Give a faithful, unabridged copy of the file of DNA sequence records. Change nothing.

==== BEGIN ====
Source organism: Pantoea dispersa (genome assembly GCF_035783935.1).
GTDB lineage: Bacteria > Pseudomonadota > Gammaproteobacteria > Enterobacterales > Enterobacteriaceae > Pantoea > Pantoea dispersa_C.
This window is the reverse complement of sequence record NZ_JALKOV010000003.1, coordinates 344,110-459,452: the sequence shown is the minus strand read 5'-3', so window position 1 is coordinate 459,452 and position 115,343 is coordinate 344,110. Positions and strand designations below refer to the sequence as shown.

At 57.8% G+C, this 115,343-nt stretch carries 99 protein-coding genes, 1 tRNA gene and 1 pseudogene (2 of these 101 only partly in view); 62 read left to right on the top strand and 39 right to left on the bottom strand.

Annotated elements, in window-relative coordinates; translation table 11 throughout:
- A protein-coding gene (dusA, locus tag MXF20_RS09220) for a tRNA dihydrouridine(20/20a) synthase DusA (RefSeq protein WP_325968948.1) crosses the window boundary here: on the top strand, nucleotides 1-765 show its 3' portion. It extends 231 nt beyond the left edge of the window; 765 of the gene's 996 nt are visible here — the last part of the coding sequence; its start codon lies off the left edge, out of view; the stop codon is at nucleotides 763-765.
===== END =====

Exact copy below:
Source organism: Pantoea dispersa (genome assembly GCF_035783935.1).
GTDB lineage: Bacteria > Pseudomonadota > Gammaproteobacteria > Enterobacterales > Enterobacteriaceae > Pantoea > Pantoea dispersa_C.
This window is the reverse complement of sequence record NZ_JALKOV010000003.1, coordinates 344,110-459,452: the sequence shown is the minus strand read 5'-3', so window position 1 is coordinate 459,452 and position 115,343 is coordinate 344,110. Positions and strand designations below refer to the sequence as shown.

At 57.8% G+C, this 115,343-nt stretch carries 99 protein-coding genes, 1 tRNA gene and 1 pseudogene (2 of these 101 only partly in view); 62 read left to right on the top strand and 39 right to left on the bottom strand.

Annotated elements, in window-relative coordinates; translation table 11 throughout:
- A protein-coding gene (dusA, locus tag MXF20_RS09220) for a tRNA dihydrouridine(20/20a) synthase DusA (RefSeq protein WP_325968948.1) crosses the window boundary here: on the top strand, nucleotides 1-765 show its 3' portion. It extends 231 nt beyond the left edge of the window; 765 of the gene's 996 nt are visible here — the last part of the coding sequence; its start codon lies off the left edge, out of view; the stop codon is at nucleotides 763-765.